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Economic Drivers

July 15, 2013

 

Gwynne Shotwell just might work for the coolest company on the planet - or as she puts it "In 10 years or so, it might be the coolest company on another planet." Shotwell is talking about SpaceX, the company where she serves as president and COO. Even the most sophisticated in the audience at San Diego Venture Group’s July 12 Venture Summit gasped at the video of SpaceX rockets being tested that blast off and then return to the launch pad. “Grasshopper” is a 10-story Vertical Takeoff Vertical Landing (VTVL) vehicle that SpaceX designed to enable a rocket to return to earth. The ultimate destination? Mars – which Shotwell described as a “fixer-upper planet.” Her humorous and very informative talk left everyone thinking about the power of dreaming big.

Dave Titus, San Diego Venture Group’s president gave a “Venture Status Update” that included both good news and sobering news. Venture fundraising has dropped over the last five years even though the number of firms has stayed about the same. Active funds are down 20 percent in the last five years and the first half of 2013 looks to be following this trend. The industry is consolidating – the top 20 firms raise 55 percent of all the dollars with an average fund size of $400 million. The remaining firms have an average fund size of $41 million.

One surprising statistic shows that since 2008, venture investing has surpassed venture raised, resulting in deficit spending. Titus cited some reasons that could account for the discrepancy – imprecise data, investment coming from non-traditional funds (family offices, foreign investors, hedge funds) and the rise of corporate venture capital. Corporate venture has increased 50 percent in the last three years but seems to be leveling off. On the local front, Qualcomm Ventures is the second largest technology corporate venture fund in the world, exceeded only by Intel.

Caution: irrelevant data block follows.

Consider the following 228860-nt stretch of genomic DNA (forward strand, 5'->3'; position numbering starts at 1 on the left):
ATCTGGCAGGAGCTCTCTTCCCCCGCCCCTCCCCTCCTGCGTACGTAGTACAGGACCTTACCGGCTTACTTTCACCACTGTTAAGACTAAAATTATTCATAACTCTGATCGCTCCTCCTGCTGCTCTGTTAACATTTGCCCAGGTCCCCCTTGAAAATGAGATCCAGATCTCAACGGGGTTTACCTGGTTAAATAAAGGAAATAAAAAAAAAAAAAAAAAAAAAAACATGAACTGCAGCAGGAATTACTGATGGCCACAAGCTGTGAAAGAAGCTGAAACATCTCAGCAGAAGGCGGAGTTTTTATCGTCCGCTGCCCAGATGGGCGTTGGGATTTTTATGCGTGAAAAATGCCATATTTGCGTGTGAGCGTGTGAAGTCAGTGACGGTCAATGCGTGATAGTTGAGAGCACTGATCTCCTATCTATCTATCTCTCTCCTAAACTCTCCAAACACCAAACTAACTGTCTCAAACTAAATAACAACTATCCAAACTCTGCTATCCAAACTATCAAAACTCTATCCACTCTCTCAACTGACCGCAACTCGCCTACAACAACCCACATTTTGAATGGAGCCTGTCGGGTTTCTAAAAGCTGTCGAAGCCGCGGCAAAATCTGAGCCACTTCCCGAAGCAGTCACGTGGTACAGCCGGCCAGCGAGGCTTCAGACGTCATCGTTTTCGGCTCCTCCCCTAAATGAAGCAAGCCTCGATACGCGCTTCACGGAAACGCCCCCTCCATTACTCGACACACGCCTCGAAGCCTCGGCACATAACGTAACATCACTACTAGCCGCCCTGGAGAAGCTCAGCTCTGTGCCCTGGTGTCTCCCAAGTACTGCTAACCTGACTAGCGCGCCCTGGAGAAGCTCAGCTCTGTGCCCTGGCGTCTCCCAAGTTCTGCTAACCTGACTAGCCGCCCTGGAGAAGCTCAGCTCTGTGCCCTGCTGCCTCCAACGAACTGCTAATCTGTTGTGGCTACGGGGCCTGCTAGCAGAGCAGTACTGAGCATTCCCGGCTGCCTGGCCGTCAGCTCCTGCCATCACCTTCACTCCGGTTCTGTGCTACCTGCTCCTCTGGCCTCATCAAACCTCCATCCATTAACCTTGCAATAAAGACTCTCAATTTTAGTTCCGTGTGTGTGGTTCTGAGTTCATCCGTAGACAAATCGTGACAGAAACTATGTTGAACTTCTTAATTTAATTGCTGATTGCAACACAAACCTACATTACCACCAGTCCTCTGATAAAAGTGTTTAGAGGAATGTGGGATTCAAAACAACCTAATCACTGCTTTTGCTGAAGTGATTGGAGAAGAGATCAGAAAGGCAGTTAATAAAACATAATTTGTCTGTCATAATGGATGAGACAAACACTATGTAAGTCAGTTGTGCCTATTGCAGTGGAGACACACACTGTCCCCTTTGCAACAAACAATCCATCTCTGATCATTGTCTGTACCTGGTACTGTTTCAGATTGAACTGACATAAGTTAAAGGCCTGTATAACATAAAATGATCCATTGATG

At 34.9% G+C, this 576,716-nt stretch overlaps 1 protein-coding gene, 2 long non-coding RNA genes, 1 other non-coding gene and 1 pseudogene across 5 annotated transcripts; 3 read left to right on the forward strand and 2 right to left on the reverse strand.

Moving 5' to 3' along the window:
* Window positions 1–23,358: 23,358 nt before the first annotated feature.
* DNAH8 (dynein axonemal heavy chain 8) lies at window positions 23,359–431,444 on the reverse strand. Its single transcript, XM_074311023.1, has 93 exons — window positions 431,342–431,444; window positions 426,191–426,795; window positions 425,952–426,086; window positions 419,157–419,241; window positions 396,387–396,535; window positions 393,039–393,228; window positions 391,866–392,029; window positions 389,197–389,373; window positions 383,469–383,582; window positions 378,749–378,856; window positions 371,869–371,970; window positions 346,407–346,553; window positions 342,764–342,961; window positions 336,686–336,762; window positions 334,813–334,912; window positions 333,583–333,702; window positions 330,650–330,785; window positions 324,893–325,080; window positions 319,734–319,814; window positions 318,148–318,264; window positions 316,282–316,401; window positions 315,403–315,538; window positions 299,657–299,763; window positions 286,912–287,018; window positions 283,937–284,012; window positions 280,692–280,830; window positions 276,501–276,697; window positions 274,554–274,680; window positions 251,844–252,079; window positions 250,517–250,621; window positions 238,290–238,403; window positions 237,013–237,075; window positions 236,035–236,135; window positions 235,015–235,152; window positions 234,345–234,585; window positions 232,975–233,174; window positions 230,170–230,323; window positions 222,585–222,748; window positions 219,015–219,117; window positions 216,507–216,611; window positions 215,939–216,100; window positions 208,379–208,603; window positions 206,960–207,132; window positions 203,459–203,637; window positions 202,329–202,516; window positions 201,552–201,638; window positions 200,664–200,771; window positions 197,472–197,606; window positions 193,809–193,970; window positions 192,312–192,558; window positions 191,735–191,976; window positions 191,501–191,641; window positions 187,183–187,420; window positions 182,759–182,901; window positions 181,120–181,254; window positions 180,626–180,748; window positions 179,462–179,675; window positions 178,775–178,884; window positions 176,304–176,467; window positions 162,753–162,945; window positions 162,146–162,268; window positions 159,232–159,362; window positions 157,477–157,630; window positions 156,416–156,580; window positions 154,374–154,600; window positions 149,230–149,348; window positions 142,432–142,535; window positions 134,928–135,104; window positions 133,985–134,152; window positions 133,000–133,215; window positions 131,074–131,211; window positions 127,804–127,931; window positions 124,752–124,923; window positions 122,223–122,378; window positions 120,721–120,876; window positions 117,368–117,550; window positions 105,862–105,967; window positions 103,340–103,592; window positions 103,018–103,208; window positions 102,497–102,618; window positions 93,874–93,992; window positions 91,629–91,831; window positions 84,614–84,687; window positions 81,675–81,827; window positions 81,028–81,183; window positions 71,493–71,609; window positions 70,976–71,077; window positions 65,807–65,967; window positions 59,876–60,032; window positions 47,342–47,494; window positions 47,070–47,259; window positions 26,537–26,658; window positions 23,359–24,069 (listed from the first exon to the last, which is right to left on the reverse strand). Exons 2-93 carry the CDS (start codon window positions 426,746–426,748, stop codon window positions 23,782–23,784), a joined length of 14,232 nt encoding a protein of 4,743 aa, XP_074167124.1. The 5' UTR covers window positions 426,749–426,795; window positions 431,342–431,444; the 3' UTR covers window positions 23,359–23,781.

According to Titus, financings will be harder – he told the entrepreneurs in the audience to plan for that reality and practice, practice, practice your pitch! As for the good news: exits are up with 21 venture-backed IPOs in the second quarter of 2013 and 11 biotech IPOs.

Citing sectors like enterprise software and hardware, Titus told the 600-plus attendees “Hard things are popular again and San Diego is good at hard things.”

 

 


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July 2, 2013

San Diego Venture Group Cool CompaniesIn 2012, the San Diego region raked in upwards of $1.1 billion in venture funding, beating Texas, Colorado, the DC Metroplex and other locales. At the San Diego Venture Group’s Annual Venture Summit on July 12, participants will be able to interact with more than 120 VCs and 30 “cool” companies.

The Venture Summit is one of the most popular events produced by SDVG and connects numerous top entrepreneurs from the region with many investors from Southern California, the Bay Area and other areas to showcase how the innovation climate thrives in San Diego. The Summit will feature a keynote by Gwynne Shotwell, president and COO of SpaceX, as well as other San Diego innovators including Chris Anderson (3D Robotics), Dr. James Mault (Qualcomm Life) and Larry Stambaugh (San Diego Zoo Bioinspiration Centre.)

For the second year in a row, the Venture Summit will include 30 San Diego “Cool Companies.” From social media to software and algae biofuels, companies making this year’s roster include Roambi, Sapphire Energy, and Embarke. They are indicative of the dynamic industries that fuel San Diego’s innovation economy.

Venture Summit is not the only venture-related activity that’s happening in San Diego on July 12. On that day, companies from around the globe will hand in WBT logotheir submissions to present at WBT Innovation Marketplace. Now in its 11th year, WBT Innovation Marketplace brings together the largest collection of vetted and mentored companies and technologies emanating from top universities, labs, research institutions, and the private sector. More than 10 years of research shows that one in three WBT presenters goes on to license, secure venture funding, or sell their IP outright. Last year, the show moved from Arlington, Texas to San Diego, so it could benefit from the region’s world-class talent pool and strong venture capital community.